Over the past few years, corporate buyouts have been highlighted in the news because they are so plentiful. Many corporations within Orange County and across the nation have faced buyout situations and engaged in a new era of business structuring.
Currently, Dell finds itself facing a buyout. The company, founded by Michael Dell in 1983 as a start-up company within the small confines of his Texas college dorm room, is searching for extra consideration in a leveraged buyout. Dell himself returned to the company six years ago to once again take the helm, but that still hasn't remedied its decline.
Apparently, Microsoft, struggling in its own right, has offered some financial help with the situation. The deal could approach $25 billion, a significantly large number, but in the recent past Dell was actually worth several times that much. However, shifts in the marketplace caused the company to miss out on increasing mobile device sales and its PC sales are down 21 percent in a year.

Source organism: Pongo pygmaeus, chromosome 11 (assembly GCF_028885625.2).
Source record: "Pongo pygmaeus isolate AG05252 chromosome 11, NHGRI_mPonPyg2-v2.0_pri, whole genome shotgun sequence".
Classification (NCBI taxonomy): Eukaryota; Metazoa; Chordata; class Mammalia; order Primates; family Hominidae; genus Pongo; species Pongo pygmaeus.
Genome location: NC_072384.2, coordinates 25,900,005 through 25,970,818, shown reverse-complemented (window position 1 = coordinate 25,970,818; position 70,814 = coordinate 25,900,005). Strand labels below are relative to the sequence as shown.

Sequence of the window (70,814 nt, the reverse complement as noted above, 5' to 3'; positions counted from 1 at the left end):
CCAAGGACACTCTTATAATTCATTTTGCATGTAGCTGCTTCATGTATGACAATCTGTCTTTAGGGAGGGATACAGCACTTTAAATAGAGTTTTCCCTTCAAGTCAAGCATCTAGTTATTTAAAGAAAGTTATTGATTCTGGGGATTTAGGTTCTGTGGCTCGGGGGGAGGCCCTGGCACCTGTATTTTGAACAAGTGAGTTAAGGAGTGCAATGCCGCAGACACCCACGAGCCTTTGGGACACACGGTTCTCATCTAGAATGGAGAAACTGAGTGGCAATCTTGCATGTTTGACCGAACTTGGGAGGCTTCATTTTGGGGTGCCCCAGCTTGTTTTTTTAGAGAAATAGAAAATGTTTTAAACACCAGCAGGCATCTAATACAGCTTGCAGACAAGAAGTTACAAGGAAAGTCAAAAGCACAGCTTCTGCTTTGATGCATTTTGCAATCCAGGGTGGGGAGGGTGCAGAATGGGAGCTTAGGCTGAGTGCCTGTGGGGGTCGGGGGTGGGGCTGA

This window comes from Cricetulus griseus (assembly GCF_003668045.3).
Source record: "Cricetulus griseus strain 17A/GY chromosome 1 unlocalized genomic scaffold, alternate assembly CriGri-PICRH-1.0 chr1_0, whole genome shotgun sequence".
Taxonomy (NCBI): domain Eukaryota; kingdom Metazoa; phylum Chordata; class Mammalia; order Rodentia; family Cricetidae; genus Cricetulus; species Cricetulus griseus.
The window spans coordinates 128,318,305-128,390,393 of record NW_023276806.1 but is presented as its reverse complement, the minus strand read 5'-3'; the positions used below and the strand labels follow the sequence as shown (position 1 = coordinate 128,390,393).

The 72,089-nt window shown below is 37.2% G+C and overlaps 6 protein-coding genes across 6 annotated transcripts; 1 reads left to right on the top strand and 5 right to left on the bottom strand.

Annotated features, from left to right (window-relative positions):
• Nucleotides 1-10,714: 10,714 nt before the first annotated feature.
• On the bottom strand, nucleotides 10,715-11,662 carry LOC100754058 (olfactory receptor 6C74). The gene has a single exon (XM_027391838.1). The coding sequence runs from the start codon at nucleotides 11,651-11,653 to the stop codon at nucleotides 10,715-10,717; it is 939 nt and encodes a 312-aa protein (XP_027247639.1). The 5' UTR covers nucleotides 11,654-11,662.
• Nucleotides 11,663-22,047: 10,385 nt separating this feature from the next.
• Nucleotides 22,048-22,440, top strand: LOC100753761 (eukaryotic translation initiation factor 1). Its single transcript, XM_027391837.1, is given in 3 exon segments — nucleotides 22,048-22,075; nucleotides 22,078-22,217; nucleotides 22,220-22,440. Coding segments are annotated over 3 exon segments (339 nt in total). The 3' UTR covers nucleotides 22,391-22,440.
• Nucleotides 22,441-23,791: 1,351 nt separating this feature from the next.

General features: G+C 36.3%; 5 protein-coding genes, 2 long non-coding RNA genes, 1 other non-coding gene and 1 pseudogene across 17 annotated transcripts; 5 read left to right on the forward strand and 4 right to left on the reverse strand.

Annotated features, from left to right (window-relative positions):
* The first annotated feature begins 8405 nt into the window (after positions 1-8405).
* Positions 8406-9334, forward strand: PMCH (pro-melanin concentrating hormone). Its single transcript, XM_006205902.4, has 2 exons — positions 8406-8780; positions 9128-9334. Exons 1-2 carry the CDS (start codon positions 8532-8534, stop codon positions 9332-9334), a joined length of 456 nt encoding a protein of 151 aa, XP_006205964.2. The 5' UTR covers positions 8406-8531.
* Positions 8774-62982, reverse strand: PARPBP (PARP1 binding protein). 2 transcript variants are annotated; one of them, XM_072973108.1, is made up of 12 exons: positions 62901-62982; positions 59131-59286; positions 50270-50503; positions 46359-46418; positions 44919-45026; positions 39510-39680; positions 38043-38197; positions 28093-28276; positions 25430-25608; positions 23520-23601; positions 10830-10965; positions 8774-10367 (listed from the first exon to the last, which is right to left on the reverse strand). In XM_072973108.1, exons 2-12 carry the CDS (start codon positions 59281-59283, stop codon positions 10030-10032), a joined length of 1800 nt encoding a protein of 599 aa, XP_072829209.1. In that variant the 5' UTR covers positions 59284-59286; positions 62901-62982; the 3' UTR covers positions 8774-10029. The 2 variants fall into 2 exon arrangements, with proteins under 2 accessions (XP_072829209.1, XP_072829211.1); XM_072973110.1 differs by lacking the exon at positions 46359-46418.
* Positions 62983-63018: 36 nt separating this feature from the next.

Buyout agreements can contain many components, but they commonly address who can purchase shareholders' stock, whether the company must buy out a shareholder, how the value of a shareholder's interest is measured, and all payment terms to complete the process. The agreement decides if a company must buy out a departing shareholder, or if it has the option and right to buy out a shareholder when an event, such as death or bankruptcy, occurs. It skillfully prevents an outside buyer from gaining corporate interest.
When determining if a buyout is the appropriate option for handling a departing shareholder, a qualified business attorney in Orange County can be extremely useful in providing advice. It is also beneficial to have an attorney craft bylaws when setting up a company so that limitations and guidelines are already in place to govern a shareholder's ability to sell or transfer shares when leaving the business.
Source: Bloomberg Businessweek, "Some of Dell's Stumbles Were Purely Financial," Roben Farzad, Jan. 24, 2013